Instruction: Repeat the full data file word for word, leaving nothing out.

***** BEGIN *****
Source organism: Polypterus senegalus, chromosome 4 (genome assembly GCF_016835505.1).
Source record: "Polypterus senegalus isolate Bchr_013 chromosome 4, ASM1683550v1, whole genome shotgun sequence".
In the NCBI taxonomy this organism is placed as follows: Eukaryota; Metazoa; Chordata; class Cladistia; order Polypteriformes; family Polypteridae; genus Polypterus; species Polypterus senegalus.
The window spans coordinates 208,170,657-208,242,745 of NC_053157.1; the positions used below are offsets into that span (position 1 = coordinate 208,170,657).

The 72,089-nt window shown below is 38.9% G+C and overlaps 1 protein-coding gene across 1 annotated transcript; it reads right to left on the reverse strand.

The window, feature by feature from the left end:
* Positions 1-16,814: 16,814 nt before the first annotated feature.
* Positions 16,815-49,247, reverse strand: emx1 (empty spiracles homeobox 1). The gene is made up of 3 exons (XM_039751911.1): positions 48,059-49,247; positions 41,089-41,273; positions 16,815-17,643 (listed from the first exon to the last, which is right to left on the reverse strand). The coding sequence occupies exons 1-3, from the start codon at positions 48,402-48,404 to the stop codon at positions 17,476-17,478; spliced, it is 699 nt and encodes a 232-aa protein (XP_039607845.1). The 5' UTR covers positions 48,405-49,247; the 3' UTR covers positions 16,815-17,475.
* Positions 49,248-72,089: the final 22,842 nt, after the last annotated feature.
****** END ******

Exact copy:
Source organism: Polypterus senegalus, chromosome 4 (genome assembly GCF_016835505.1).
Source record: "Polypterus senegalus isolate Bchr_013 chromosome 4, ASM1683550v1, whole genome shotgun sequence".
In the NCBI taxonomy this organism is placed as follows: Eukaryota; Metazoa; Chordata; class Cladistia; order Polypteriformes; family Polypteridae; genus Polypterus; species Polypterus senegalus.
The window spans coordinates 208,170,657-208,242,745 of NC_053157.1; the positions used below are offsets into that span (position 1 = coordinate 208,170,657).

The 72,089-nt window shown below is 38.9% G+C and overlaps 1 protein-coding gene across 1 annotated transcript; it reads right to left on the reverse strand.

The window, feature by feature from the left end:
* Positions 1-16,814: 16,814 nt before the first annotated feature.
* Positions 16,815-49,247, reverse strand: emx1 (empty spiracles homeobox 1). The gene is made up of 3 exons (XM_039751911.1): positions 48,059-49,247; positions 41,089-41,273; positions 16,815-17,643 (listed from the first exon to the last, which is right to left on the reverse strand). The coding sequence occupies exons 1-3, from the start codon at positions 48,402-48,404 to the stop codon at positions 17,476-17,478; spliced, it is 699 nt and encodes a 232-aa protein (XP_039607845.1). The 5' UTR covers positions 48,405-49,247; the 3' UTR covers positions 16,815-17,475.
* Positions 49,248-72,089: the final 22,842 nt, after the last annotated feature.